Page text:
Days 12, 13 – NIH training (Tuberculosis, NLM, presentations)

Our last “State of the Science” lecture covered tuberculosis, my field for next year. Christine Sizemore, PhD of NIAID discussed the burden of Tb, current treatment modalities and future studies, and the need for more R&D. Since I’ll probably write a fair bit on Tb throughout the next year, I’ll truncate my blog on this talk for now!

Before we started our afternoon presentations, we received a tour of the National Library of Medicine, a phenomenal facility and the largest health library in the world ( The building, built during the Cold War era, is rather invincible and built to withstand major attacks in order to protect the works. I don’t recall exactly how many football fields big it is with many levels underground. The exhibit we paid the most attention to was called “Against the Odds: Making a Difference in Global Health.” (See: Well done, and I saw a few familiar student and physician leaders and advocates in global health in the exhibit’s pieces.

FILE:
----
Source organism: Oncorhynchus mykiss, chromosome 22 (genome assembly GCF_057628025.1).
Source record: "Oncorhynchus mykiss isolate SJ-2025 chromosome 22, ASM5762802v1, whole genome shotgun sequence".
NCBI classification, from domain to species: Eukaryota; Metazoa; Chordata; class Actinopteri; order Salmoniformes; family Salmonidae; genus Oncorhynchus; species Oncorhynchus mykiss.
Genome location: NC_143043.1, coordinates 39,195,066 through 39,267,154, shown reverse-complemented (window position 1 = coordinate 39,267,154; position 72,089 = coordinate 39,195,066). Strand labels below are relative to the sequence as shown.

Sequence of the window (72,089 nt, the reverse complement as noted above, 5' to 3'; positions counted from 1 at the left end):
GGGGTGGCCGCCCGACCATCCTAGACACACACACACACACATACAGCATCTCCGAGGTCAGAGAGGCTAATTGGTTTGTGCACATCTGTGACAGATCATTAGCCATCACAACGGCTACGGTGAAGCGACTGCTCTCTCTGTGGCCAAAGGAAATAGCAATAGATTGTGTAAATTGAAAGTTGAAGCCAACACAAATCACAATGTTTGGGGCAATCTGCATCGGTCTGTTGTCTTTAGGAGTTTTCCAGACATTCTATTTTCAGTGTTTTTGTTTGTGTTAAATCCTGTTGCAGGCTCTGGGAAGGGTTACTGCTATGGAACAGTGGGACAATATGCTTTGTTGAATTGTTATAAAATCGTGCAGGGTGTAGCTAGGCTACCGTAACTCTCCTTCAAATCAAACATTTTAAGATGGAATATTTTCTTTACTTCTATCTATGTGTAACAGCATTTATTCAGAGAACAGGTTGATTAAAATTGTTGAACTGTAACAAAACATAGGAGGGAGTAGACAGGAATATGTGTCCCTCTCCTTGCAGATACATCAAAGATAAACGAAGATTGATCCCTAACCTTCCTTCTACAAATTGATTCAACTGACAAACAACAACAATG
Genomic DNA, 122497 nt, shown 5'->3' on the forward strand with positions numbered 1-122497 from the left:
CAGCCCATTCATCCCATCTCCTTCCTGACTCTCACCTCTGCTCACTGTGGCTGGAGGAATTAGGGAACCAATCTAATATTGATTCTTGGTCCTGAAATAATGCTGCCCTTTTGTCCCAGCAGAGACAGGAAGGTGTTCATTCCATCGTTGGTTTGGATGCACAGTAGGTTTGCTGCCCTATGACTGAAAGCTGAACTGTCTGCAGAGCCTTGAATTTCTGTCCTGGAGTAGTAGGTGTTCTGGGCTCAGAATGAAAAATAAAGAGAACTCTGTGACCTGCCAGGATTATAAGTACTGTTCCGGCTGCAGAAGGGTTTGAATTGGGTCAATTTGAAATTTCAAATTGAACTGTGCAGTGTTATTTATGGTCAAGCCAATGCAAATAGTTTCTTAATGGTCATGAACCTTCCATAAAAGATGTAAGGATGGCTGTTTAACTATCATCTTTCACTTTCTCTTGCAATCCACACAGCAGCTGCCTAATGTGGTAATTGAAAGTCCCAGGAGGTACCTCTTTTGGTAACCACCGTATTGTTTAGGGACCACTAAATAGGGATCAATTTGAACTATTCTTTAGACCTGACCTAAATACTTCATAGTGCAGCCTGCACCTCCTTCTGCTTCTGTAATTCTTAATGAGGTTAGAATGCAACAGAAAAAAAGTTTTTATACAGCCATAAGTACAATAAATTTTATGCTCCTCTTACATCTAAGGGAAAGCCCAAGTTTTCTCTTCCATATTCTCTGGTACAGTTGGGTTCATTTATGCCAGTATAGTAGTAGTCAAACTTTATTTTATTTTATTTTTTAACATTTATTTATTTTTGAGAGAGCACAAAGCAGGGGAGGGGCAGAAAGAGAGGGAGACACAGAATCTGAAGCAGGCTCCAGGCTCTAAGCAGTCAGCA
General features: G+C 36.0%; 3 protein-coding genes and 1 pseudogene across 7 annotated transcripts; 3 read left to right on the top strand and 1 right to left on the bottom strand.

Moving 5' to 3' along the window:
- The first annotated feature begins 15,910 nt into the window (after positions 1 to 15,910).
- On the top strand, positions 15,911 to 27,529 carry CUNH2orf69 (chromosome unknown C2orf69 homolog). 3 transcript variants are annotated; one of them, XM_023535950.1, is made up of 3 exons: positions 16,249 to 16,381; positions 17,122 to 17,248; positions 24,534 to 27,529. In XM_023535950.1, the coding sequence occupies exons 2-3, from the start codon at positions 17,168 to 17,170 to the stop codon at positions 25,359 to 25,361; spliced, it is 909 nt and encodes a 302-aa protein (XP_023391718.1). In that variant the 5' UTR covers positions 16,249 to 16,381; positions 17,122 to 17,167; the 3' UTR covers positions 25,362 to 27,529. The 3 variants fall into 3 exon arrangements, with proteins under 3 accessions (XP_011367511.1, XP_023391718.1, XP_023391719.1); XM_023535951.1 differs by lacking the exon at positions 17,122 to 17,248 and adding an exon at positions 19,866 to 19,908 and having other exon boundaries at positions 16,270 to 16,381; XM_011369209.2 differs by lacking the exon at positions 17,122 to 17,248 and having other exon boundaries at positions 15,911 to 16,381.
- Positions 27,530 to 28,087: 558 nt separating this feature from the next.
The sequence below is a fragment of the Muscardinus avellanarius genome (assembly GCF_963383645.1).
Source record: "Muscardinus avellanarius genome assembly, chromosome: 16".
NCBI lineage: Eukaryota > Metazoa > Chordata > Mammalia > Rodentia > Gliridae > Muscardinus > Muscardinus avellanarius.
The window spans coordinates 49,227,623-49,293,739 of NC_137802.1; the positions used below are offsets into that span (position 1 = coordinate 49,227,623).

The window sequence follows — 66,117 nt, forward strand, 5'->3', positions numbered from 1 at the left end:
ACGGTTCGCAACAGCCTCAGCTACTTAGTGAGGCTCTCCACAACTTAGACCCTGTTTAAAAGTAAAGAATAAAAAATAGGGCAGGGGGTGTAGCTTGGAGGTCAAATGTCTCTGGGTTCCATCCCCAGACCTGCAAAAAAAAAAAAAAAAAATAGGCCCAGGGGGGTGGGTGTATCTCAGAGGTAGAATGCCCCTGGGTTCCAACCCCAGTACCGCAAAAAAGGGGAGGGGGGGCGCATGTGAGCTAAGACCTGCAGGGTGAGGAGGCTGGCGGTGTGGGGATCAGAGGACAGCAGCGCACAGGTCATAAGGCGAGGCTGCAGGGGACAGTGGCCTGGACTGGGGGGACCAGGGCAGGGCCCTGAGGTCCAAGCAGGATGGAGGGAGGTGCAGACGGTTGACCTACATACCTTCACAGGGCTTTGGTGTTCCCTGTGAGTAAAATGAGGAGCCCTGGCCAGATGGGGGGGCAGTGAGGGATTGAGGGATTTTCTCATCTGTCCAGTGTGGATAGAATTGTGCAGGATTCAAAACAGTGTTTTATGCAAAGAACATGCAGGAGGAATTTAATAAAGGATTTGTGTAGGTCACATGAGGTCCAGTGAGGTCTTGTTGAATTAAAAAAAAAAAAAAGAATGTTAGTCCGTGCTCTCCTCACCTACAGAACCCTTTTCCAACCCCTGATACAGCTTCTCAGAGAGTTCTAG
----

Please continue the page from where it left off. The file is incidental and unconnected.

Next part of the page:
Our presentation on a diagnostic modality for identifying Tb (called MODS: microscopic observation and drug susceptibility assay) went well as did the other presentations. They were impressive! The collaboration the project cultivated gave us a very small taste of what international collaboration looks like for putting together a proposal. On Day 13 after the last presentation we had a farewell/send-off talk from a few of the NIH and Vanderbilt Institute of Global Health directors. Saying goodbye to new friends felt melancholic, but they Fogarty Center people convinced us that our paths will surely cross again in the future. I hope so! I know I’ll see a few in the East African region over the next year, and I’m excited for that. Ali packed up to head back to Uganda on Sunday, and I did shortly after. Coming home, my brother’s wedding is now my biggest responsibility before getting a week to pack, organize and readying myself for departure! I hope you enjoyed the NIH training posts and found some interesting articles to read. Stay tuned…


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